An "official marriage" is when a couple goes to a registry office and the marriage is legally captured within the national database. But outside of that, there are many forms of cultural and religious weddings that go unregistered by the legal system in the UK. 

“I had an Islamic wedding and a legally registered wedding,” Payzee says, “but had I just had the former, my marriage would never have been officially recognised. It would have fallen through the data cracks." 

“We might think if it’s not registered, it’s not a big deal," she adds. "But in the eyes of the community, it is a real marriage. The child is burdened with the real responsibilities of the marriage."

What’s more, Payzee argues, it shouldn’t be a question of numbers. “I find people saying, ‘It’s only a couple of kids’ — a really hurtful excuse for inaction. It’s not about the fact that it’s a small number, it’s the fact that it’s happening at all. If we think every child matters, we can’t allow child marriage in any context. Even one child is too many.”

It’s also not an issue unique to one community: “Child marriage runs through races, cultures, and can impact anyone. The drivers exist in all societies. Sometimes there is family pressure within the community. Sometimes it’s about status or wealth. This is a global thing that countries experience.”

So after this immense journey, what gives Payzee hope today? She says it’s the next generation.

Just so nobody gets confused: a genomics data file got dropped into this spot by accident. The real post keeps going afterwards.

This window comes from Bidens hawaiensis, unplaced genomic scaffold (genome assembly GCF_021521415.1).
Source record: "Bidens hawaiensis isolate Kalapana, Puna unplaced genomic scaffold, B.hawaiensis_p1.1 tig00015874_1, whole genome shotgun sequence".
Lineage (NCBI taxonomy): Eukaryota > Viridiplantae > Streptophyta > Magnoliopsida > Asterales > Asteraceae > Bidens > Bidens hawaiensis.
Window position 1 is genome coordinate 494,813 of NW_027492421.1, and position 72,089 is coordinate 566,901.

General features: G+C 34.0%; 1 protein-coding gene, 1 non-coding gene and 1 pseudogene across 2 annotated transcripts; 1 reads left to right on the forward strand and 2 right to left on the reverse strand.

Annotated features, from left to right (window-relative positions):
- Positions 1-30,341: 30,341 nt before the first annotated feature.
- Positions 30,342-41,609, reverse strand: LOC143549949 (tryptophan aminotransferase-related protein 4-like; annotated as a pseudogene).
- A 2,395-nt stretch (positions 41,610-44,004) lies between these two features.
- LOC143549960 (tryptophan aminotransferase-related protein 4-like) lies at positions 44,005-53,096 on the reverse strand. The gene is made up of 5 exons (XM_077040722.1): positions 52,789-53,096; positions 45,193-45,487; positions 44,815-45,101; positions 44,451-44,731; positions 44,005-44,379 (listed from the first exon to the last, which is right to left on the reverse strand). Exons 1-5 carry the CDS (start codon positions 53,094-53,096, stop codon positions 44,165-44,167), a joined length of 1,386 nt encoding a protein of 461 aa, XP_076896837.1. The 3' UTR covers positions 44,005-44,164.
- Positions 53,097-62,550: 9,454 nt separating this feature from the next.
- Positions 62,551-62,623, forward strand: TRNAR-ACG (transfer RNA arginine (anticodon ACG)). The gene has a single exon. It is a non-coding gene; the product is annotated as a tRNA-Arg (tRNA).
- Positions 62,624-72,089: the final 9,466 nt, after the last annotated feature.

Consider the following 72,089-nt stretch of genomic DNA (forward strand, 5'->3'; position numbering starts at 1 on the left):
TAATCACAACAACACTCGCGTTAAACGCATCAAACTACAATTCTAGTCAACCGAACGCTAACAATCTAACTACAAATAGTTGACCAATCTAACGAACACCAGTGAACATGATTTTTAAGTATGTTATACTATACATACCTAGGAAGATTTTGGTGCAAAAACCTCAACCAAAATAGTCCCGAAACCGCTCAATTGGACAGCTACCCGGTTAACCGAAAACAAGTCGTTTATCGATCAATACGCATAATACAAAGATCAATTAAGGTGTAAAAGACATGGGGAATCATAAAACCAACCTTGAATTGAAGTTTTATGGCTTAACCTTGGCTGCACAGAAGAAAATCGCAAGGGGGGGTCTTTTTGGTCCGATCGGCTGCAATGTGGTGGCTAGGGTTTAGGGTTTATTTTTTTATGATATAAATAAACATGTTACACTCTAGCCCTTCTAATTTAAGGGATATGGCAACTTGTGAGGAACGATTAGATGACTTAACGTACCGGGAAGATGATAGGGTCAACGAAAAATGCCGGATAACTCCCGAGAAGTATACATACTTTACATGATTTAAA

“I see so much resilience,” she says. “We must equip them with the right tools for them to have a safe, happy, and equal life. Knowing that what we have done will save girls from going through the lifelong harms of child marriage. Even if it helps just one person, it matters.” 

“When it gets tough,” she says, “remember that fighting for any cause that you believe in, you will face challenges and you will be told no. The one piece of advice I would give to aspiring activists is: just believe that you, one individual, can make change. I wish somebody had told me that. I lost hope sometimes. I lost the belief that what I was doing was ever going to impact someone. But every person has the power to change things. Every person that signed our petition helped. Every action you take when you believe in a cause can change things.” 

As a Global Citizen Prize: Citizen Award winner, Payzee will receive a year-long programme of support from Global Citizen, as well as a donation to IKWRO. She says the recognition helps validate the importance of raising your voice on important issues.

“When I was growing up, I never thought my voice was strong enough to change anything or to move anyone because of the way I was raised and my experiences. It has helped me acknowledge the power in lending your voice to something that you believe in,” she says about winning this award.

On May 22, all eight Global Citizen Prize winners — including Payzee and her fellow Citizen Award winners from around the world, as well as this year’s Global Citizen Prize: Cisco Youth Leadership Award winner, Nidhi Pant — will be celebrated at an awards ceremony and intimate dinner event taking place at New York City’s Gotham Hall. 

The event will recognise the winners’ extraordinary work, with an exclusive stream of the Global Citizen Prize event airing on YouTube and Twitter on June 2, at 12 p.m. ET.

You can join Payzee in helping to empower women and girls and demand equity by taking action here

Global Citizen Asks

Demand Equity

Meet Payzee Mahmod, the Global Citizen Prize Winner Who Made Child Marriage Illegal in England and Wales

By Tess Lowery